U.S. District Judge Robert Scola believes Apple and Google-owned Motorola are more interested in using litigation as a business strategy than they are in resolving patent disputes. Both companies accused each other of infringing patents related to wireless technologies back in 2010, and today the case is still on going.
“The parties have no interest in efficiently and expeditiously resolving this dispute; they instead are using this and similar litigation worldwide as a business strategy that appears to have no end,” said Judge Scola in an order dated yesterday. “That is not a proper use of this court.”
Samsung EVP David Eun, who is currently part of the company’s Open Innovation Center, believes the ongoing litigation between Apple and Samsung is “a loss” to innovation. Eun was probed for his opinion on the subject during an interview today at the D:Dive Into Media conference in Dana Point, California, and although he wouldn’t say much about the ongoing battles between the two consumer tech giants, he made it clear that he didn’t approve of it.
In a surprise turn of events, Apple and HTC have decided to end all ongoing patent disputes in favor of a 10-year licensing agreement. This is the exact kind of resolution courts around the globe have been hoping for from Apple and in fact, have begged for from Apple and Samsung. While there appears to be no such truce in store for Samsung and Apple, this latest bit of news at least shows hope of Apple scaling back on its patent crusade.
We’ve just gotten word that the jury in the Apple vs. Samsung case has reached a verdict. We’re all on the edge of our seats, waiting to hear what they have to say. As soon we hear the verdict, we’ll let you know.
[Update] The jury has basically ruled in favor of Apple. They’re running through all the patents, but it’s safe to say Samsung lost. There you go folks, who’s ready for the sequel?
I’m sure a lot of jurors are happy to finally be rid of what Judge William Alsup deemed “the longest trial, civil trial, I’ve ever been in.” Today, the jury reached a decision, exonerating Google by finding Android did not infringe on any of Oracle’s patents. This is great news for Google, Android, and the Java community in general. So you can all take a brief breather as Oracle will no doubt start the appeals and waste more money on high priced lawyers.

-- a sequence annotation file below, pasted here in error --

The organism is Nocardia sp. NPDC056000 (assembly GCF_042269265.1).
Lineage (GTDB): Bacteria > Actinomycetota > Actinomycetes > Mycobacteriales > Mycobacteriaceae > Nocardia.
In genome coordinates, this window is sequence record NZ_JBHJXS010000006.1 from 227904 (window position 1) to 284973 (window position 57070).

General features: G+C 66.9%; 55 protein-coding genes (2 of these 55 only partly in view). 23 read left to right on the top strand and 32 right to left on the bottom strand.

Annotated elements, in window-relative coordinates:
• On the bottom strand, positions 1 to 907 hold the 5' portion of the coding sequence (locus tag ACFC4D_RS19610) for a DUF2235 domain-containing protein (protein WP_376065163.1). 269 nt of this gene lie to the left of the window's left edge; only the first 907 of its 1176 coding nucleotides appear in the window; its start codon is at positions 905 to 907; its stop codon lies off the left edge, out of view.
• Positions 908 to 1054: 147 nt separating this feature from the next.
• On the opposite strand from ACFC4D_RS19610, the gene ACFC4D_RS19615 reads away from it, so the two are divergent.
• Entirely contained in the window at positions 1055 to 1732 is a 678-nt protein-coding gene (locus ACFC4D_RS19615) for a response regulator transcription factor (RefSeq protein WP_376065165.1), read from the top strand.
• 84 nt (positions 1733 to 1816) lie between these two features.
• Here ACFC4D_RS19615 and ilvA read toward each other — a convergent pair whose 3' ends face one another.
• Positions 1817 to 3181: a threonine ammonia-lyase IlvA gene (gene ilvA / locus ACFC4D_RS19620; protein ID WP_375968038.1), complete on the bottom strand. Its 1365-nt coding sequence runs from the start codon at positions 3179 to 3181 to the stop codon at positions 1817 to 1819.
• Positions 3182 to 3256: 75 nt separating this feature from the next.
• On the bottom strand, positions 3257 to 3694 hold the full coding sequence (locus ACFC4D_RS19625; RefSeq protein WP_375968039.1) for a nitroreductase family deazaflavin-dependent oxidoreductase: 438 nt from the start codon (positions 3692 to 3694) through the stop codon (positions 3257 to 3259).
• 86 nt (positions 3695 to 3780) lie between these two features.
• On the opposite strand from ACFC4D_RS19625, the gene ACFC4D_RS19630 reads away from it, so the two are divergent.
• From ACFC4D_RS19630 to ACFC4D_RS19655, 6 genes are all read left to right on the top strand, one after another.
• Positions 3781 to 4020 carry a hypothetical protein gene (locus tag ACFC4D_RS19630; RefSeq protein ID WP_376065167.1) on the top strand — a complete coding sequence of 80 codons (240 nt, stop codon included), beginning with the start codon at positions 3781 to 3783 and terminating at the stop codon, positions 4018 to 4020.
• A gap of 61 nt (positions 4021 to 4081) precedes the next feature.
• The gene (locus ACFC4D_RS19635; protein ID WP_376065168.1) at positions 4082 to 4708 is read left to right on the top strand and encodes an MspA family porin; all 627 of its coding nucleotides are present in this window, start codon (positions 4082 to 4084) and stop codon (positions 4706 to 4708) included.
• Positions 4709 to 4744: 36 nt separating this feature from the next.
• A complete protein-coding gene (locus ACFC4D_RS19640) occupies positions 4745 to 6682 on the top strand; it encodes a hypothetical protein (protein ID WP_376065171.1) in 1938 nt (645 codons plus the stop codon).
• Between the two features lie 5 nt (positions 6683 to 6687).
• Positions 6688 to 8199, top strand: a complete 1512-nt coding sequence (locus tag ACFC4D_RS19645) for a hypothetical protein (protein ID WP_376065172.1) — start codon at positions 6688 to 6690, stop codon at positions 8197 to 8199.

Tim Cook and Choi Gee-sung sat down for nine hours on Monday and seven hours yesterday in an attempt to come to some sort of solution to the litigation mess between Apple and Samsung. Many were hopeful after Tim Cook admitted he’s not a fan of litigation and prefers to “settle versus battle.” Things showed even more promise after Samsung mentioned the possibility of cross-licensing, but after two days and 16 hours, they still couldn’t come to any “clear agreement.”
Patent Armageddon is set to take place in less than a month thanks to dates set by Magistrate Judge Joseph C. Spero. The settlement talks were originally ordered by Judge Lucy Koh of the United States District Court for the Northern District of California, in hopes that Samsung and Apple’s CEOs and their chief lawyers could reach an agreement to end the 50+ lawsuits filed by the two.
Apple, Google, Intel and four other tech giants failed to convince a judge to dismiss an antitrust suit brought against them. The suit alleges that the companies conspired against hiring each other’s employees and District Judge Lucy Koh in her decision said:
“The fact that all six identical bilateral agreements were reached in secrecy among seven defendants in a span of two years suggests that these agreements resulted from collusion, and not from coincidence,”
While Apple, Google, and Intel are the three largest firms in the suit, other major companies, including Adobe, Lucasfilm, Pixar and Intuit are included.
I can’t say I’m surprised to see someone in the mobile industry getting sued; I can say I’m surprised it has nothing to do with Apple. Hasbro has decided to sue ASUS for allegedly violating its trademarks with the Transformer Prime moniker. Even though the ASUS Transformer Prime has absolutely nothing to do with the cartoon character bearing the name Optimus (where was Hasbro regarding the LG Optimus), Hasbro has decided it would like to join the sue happy club of the month and test their luck. While I don’t see Hasbro succeeding in their lawsuit, here’s what they had to say about ASUS and the Transformer Prime tablet: